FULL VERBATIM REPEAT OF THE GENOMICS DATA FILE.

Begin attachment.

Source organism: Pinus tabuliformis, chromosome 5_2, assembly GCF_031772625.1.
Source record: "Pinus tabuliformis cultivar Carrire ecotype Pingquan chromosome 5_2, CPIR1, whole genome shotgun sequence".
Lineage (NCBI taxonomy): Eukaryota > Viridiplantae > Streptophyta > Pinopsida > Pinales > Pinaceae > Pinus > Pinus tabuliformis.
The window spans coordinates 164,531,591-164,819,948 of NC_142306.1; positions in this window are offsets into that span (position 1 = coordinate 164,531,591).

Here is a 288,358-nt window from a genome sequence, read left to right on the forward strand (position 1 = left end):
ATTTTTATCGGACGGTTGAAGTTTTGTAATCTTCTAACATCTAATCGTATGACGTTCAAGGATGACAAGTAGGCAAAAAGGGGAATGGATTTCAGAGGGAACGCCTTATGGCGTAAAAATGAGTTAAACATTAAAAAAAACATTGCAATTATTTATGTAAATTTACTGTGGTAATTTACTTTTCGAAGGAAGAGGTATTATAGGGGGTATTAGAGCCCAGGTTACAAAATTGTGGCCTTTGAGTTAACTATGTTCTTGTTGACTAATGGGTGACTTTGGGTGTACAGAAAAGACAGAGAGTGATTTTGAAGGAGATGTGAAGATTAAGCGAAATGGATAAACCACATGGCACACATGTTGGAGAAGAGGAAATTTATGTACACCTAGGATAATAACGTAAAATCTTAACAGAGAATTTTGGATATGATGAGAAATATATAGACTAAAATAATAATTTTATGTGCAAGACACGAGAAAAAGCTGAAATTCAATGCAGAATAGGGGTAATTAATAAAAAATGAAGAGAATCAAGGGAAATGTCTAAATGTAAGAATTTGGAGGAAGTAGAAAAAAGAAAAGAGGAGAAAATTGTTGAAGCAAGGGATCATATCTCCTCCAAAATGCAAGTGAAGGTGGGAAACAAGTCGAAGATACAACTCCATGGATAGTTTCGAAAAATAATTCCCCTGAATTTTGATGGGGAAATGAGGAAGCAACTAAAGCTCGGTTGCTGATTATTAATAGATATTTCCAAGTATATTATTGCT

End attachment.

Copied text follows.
Source organism: Pinus tabuliformis, chromosome 5_2, assembly GCF_031772625.1.
Source record: "Pinus tabuliformis cultivar Carrire ecotype Pingquan chromosome 5_2, CPIR1, whole genome shotgun sequence".
Lineage (NCBI taxonomy): Eukaryota > Viridiplantae > Streptophyta > Pinopsida > Pinales > Pinaceae > Pinus > Pinus tabuliformis.
The window spans coordinates 164,531,591-164,819,948 of NC_142306.1; positions in this window are offsets into that span (position 1 = coordinate 164,531,591).

Here is a 288,358-nt window from a genome sequence, read left to right on the forward strand (position 1 = left end):
ATTTTTATCGGACGGTTGAAGTTTTGTAATCTTCTAACATCTAATCGTATGACGTTCAAGGATGACAAGTAGGCAAAAAGGGGAATGGATTTCAGAGGGAACGCCTTATGGCGTAAAAATGAGTTAAACATTAAAAAAAACATTGCAATTATTTATGTAAATTTACTGTGGTAATTTACTTTTCGAAGGAAGAGGTATTATAGGGGGTATTAGAGCCCAGGTTACAAAATTGTGGCCTTTGAGTTAACTATGTTCTTGTTGACTAATGGGTGACTTTGGGTGTACAGAAAAGACAGAGAGTGATTTTGAAGGAGATGTGAAGATTAAGCGAAATGGATAAACCACATGGCACACATGTTGGAGAAGAGGAAATTTATGTACACCTAGGATAATAACGTAAAATCTTAACAGAGAATTTTGGATATGATGAGAAATATATAGACTAAAATAATAATTTTATGTGCAAGACACGAGAAAAAGCTGAAATTCAATGCAGAATAGGGGTAATTAATAAAAAATGAAGAGAATCAAGGGAAATGTCTAAATGTAAGAATTTGGAGGAAGTAGAAAAAAGAAAAGAGGAGAAAATTGTTGAAGCAAGGGATCATATCTCCTCCAAAATGCAAGTGAAGGTGGGAAACAAGTCGAAGATACAACTCCATGGATAGTTTCGAAAAATAATTCCCCTGAATTTTGATGGGGAAATGAGGAAGCAACTAAAGCTCGGTTGCTGATTATTAATAGATATTTCCAAGTATATTATTGCT